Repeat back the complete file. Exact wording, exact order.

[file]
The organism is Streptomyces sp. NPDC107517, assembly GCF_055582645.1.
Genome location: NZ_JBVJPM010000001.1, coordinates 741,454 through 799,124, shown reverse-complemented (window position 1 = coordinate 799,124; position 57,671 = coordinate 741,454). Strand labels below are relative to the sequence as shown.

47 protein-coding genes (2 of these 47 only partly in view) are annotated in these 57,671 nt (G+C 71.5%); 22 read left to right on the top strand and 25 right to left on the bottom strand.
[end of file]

The organism is Streptomyces sp. NPDC107517, assembly GCF_055582645.1.
Genome location: NZ_JBVJPM010000001.1, coordinates 741,454 through 799,124, shown reverse-complemented (window position 1 = coordinate 799,124; position 57,671 = coordinate 741,454). Strand labels below are relative to the sequence as shown.

47 protein-coding genes (2 of these 47 only partly in view) are annotated in these 57,671 nt (G+C 71.5%); 22 read left to right on the top strand and 25 right to left on the bottom strand.